Cows in front of one of the academic buildings; more cows on a side road on campus.

My greatest difficulties arose from my difficulty in hearing. It’s not that I need a hearing aid or can’t hear faint sounds. My problem is that I can’t discriminate fine details of sound in a noisy environment. While I have a good ear for nuances of pronunciation, I simply cannot carry on a conversation in a noisy environment with anybody whose accent requires extra attention. It was worst in the restaurants, where the noise was deafening and I simply could not understand anything. I spent a lot of time smiling, nodding idiotically, and saying things like "Is that so?" and "I’ve often wondered about that." and "That’s interesting", hoping desperately that I didn’t say anything wildly inappropriate. My cleverest response was to deliberately garble my response so that it seemed intelligible but really didn’t say anything. That seemed to work. Perhaps they just figured that I was eccentric.

The venerable Honda 90, a classic motorcycle from the 1960s, lives on in India with a beefed-up 100cc engine. This thing sells for about $900 new!

I gave my keynote lecture on Thursday afternoon. It went well; I had prepared thoroughly and made no serious mistakes. I employed many of my standard stunts: throwing a ball hard at the wall, having it bounce back across the stage. Jumping around, stand-up crawling, running -- the usual nonsense. The audience seemed very pleased by my antics; at dinner afterwards Ravi and Ajanta asked if I would be willing to give another lecture on any topic I desired. I agreed to do so and they went to work re-arranging the next day’s schedule to squeeze me in. The next morning I presented Ajanta with a list of four possibilities and she chose one; it was a condensed version of my lecture on interactivity. I somehow got through the entire thing in the alloted time. Again, the audience seemed quite appreciative.

On Sunday I was interviewed by a local television personality. The interview itself went well but I was angry with myself for failing to honor Ajanta’s request to work in some mentions of IIT and the Design Center. I understood and sympathized with her request -- getting good PR is crucial to success in many of the projects she undertakes. So I really wanted to help. But the interviewer was more interested in my early games history. This is difficult work, because your mind has to work at top speed, carefully analyzing the question as it’s being asked, considering a range of possible answers, worrying about lines of answer that could lead into traps (most journalists like to have at least one gotcha question; this guy didn’t, but I couldn’t know that in advance). There’s also the need to phrase the answers smoothly, punchily, and deliver them with style and grace. All in all, a very intense experience, and I was unable during it to plot a path to address Ajanta’s needs. After all she’s done for me, I felt that I had let her down. Of course, I don’t remember anything that I said during the interview -- there’s no time for that.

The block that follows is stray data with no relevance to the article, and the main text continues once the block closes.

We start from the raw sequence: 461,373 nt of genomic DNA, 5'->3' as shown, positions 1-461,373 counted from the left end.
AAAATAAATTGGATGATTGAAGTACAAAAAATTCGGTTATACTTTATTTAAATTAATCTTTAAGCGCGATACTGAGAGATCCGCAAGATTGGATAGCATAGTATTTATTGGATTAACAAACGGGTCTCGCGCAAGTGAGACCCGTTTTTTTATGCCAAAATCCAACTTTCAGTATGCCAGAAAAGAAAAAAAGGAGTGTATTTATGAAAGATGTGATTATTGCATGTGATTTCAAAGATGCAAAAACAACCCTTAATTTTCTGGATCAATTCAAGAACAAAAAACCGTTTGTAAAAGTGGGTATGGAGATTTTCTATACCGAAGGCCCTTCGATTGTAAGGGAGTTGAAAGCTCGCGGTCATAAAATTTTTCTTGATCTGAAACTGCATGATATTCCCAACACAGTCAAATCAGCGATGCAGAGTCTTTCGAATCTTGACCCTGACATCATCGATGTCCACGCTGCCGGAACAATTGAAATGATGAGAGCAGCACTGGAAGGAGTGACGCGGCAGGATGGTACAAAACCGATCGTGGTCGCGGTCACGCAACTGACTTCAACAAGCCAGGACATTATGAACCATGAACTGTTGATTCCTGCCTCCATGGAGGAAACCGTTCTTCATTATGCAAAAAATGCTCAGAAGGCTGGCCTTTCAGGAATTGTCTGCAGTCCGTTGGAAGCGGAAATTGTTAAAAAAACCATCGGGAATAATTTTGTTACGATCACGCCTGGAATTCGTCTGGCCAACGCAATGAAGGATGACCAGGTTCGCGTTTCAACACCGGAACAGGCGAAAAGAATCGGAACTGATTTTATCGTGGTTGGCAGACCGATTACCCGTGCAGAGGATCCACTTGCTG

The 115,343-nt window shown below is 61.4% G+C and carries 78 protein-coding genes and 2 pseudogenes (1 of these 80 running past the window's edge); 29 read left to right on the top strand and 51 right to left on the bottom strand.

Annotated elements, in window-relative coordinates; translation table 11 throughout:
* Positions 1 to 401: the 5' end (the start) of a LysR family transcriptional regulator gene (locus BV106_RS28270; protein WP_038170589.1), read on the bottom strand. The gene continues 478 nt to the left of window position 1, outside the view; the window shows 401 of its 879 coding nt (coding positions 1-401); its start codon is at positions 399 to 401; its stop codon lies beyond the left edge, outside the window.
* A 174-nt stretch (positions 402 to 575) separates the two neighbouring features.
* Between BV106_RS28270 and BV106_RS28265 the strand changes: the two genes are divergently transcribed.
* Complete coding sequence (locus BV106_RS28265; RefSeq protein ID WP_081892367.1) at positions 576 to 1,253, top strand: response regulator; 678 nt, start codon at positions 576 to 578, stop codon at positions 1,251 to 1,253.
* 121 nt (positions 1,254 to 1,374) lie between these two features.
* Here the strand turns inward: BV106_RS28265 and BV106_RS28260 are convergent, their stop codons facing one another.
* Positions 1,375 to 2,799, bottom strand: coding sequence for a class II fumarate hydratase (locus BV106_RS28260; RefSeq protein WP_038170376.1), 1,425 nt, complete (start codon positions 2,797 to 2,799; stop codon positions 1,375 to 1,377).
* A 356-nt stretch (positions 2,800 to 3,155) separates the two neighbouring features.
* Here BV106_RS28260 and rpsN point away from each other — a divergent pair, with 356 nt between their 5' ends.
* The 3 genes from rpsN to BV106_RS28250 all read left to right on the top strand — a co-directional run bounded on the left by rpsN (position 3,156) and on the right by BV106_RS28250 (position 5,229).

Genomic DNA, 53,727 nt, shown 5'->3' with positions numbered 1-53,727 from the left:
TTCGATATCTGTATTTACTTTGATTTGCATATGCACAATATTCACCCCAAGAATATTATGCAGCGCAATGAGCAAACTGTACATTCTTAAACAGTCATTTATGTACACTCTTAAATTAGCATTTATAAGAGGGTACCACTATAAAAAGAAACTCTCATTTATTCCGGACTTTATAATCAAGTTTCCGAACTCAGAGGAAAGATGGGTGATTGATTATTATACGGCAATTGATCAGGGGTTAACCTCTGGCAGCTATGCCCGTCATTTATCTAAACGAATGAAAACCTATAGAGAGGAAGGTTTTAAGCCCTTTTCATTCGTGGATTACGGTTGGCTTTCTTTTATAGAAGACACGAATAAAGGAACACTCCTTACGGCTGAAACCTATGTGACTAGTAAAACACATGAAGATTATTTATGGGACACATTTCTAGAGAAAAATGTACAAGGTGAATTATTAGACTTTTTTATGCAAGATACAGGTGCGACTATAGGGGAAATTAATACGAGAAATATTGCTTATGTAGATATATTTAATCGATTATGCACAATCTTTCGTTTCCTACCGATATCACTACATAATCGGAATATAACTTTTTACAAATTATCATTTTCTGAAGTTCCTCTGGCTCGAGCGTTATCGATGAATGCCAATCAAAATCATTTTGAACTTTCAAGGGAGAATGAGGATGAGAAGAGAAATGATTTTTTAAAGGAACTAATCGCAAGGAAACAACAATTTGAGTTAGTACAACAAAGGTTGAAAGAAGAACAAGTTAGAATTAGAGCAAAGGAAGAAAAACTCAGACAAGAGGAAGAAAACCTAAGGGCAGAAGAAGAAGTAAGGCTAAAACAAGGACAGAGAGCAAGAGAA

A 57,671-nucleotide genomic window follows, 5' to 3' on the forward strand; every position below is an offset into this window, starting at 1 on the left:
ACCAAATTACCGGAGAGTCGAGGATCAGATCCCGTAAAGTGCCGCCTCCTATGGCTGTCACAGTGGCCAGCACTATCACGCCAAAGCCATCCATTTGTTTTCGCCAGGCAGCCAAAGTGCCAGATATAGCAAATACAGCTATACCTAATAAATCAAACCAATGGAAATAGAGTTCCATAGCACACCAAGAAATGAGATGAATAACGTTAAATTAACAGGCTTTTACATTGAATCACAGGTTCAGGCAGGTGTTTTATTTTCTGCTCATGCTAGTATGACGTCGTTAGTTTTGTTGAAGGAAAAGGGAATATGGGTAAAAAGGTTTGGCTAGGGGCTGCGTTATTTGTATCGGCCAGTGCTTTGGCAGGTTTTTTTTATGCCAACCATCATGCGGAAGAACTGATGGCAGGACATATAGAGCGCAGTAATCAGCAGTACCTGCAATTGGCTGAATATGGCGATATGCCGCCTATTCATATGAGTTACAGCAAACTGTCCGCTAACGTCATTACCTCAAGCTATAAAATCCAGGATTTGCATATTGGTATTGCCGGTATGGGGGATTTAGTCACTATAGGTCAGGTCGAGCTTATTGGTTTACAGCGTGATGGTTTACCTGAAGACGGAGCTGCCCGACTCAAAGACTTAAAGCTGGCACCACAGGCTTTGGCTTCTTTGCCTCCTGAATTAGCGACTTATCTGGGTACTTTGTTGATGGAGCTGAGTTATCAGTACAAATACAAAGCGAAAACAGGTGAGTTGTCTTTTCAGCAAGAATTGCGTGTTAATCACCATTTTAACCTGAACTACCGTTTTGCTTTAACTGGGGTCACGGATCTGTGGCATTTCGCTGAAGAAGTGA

A common means of getting around: the three-wheel taxi. Holds two passengers. Two-stroke engine, no pollution controls, probably about 100 cc. Maximum speed maybe 40 mph.

Laborers on campus

A street scene. People everywhere. Crowded traffic. I found sitting in the front seat too stressful as I kept flinching. At least I didn’t cry out, cover my eyes, or start reciting the Lord’s Prayer. Nothing untoward ever happened, but all the safety margins I take for granted were absent. One mistake by just about anybody and there would have been blood on the street.

A Remarkable Woman
My hostess was Dr. Ajanta Sen, a professor at the Design Center at IIT. She and her husband Dr. Ravi Poovaiah organized and ran the conference, so they were both very busy. Nevertheless, Ajanta spent a great deal of time catering to my needs, and we spent a lot of time talking. Ajanta greatly impressed me: she is an academic, an intellectual, an organizer, and a skilled politician. At one group lunch, she barely had time to eat because she spent so much time visiting with each table of attendees. She wears Western clothing when necessary but was careful to wear saris during the conference – emphasizing the importance of Indian culture. We had many intensely intellectual discussions, and what most impressed me was the combination of her mastery of Western rationalism achieved without compromising the Indian intellectual tradition. I surely do not understand Indian thinking, and so I had to struggle to understand some of the concepts she developed, but I have no doubt that there is valuable substance in that way of thinking. She plied me with books on India, and I am eager to delve into them (although there were so many that it will take me some time to plow through them). Together we came up with an ambitious scheme for science education that we’ll be developing over the next year or two. It’s so bold that I will not be surprised if it collapses before completion, but I think it has a good shot at success, and if we really pull this thing off, it will be a Big Thing. Whatever the outcome, I have no doubt that someday Ajanta will be running IIT or some big government ministry. She’s that kind of all-around impressive person.

Dr. Ajanta Sen